Do you write content using active voice?

Last updated by Jayden Alchin [SSW] 7 months ago.See history

Write in a way that is compelling, engaging, and direct to get the most out of your content. The secret to this is using an active voice.

What is active voice?

Active voice follows the pattern subject -> action -> object. It shows the subject is actively performing an action. This is the opposite of passive voice, where the subject recieves the action instead: object -> action -> subject.

Below are some examples:

When the CD is inserted, a Windows dialog will be shown.

Figure: Bad Example - Passive voice leads the reader down a winding path

Windows shows a dialog when you insert a CD.

Figure: Good Example - Active voice is more direct and engaging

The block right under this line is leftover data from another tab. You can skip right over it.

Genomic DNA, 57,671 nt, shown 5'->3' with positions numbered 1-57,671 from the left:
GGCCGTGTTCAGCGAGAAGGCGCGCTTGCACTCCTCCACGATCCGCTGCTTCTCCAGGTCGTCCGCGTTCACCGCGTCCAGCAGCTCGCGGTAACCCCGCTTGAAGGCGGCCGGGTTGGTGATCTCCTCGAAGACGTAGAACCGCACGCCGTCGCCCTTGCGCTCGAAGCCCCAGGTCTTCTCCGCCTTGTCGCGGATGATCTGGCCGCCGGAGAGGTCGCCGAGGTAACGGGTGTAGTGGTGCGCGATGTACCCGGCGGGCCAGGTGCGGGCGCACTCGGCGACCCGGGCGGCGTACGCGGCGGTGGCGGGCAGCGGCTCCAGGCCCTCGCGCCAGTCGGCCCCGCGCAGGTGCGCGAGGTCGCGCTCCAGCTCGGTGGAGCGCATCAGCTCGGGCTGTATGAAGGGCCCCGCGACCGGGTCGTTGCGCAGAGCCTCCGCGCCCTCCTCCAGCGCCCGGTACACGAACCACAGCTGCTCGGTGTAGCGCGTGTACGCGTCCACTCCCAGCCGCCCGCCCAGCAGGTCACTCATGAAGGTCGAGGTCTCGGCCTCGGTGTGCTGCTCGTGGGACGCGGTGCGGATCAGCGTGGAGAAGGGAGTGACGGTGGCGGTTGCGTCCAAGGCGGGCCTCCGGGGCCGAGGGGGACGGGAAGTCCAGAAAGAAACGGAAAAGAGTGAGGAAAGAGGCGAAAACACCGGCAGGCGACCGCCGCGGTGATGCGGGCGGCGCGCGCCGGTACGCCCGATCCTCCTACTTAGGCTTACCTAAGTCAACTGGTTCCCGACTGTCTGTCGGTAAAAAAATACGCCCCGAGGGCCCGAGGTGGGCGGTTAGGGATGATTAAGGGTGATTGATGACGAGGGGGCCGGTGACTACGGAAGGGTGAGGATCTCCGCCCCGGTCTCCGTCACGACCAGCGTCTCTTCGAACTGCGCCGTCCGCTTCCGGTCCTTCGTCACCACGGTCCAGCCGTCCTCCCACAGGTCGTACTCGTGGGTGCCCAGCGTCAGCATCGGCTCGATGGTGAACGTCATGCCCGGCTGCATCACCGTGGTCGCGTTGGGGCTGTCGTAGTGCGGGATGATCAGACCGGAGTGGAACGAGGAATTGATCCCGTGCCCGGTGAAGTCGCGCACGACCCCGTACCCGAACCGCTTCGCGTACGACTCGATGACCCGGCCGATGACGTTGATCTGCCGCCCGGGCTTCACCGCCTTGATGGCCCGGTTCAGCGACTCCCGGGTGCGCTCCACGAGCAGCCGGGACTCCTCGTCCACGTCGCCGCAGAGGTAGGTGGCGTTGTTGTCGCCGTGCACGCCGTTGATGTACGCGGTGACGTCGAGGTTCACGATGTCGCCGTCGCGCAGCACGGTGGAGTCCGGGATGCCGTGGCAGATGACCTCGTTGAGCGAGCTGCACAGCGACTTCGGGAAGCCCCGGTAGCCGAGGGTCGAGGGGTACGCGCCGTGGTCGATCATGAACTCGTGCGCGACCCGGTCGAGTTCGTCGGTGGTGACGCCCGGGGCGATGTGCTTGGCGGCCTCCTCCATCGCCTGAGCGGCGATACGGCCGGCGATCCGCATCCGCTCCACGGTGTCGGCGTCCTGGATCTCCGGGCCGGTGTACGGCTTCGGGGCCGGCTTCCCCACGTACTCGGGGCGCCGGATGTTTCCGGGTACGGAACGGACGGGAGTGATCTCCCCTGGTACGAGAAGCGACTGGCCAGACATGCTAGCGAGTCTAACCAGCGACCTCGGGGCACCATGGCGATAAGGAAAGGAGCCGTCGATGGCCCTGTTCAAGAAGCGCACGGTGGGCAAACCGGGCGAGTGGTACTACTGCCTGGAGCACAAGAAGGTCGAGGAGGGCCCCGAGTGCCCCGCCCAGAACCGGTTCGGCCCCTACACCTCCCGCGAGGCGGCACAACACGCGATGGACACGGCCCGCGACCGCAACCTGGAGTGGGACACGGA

An easy way to tell if you're using the passive voice is to add "by zombies" after the verb (i.e. the action). If your sentence still makes sense, you're using passive voice. 

The email was sent (by zombies).

Figure: Bad example - Passive voice

Zombies sent the email. 

Figure: Good example - Now that's an engaging sentence

Why avoid passive voice?

  • It uses more words. In the figures above, the "Bad examples" are notably longer than the "Good examples"
  • It's less impactful. Instead of having the subject make an action, the subject recieves the action
  • It obscures the subject. In the bad examples above, you don't know who or what you're reading about until the end of the sentence. With active voice, you know immediately
  • It's formal and detached. Passive voice makes your writing feel detached and objective. This can be a useful tool but leads to less engaging content.

One is not inherently better than the other. But if you want to create clear, direct, and punchy content - active voice is the answer. In conclusion:

Do you (subject) write (action) content (object) using active voice?

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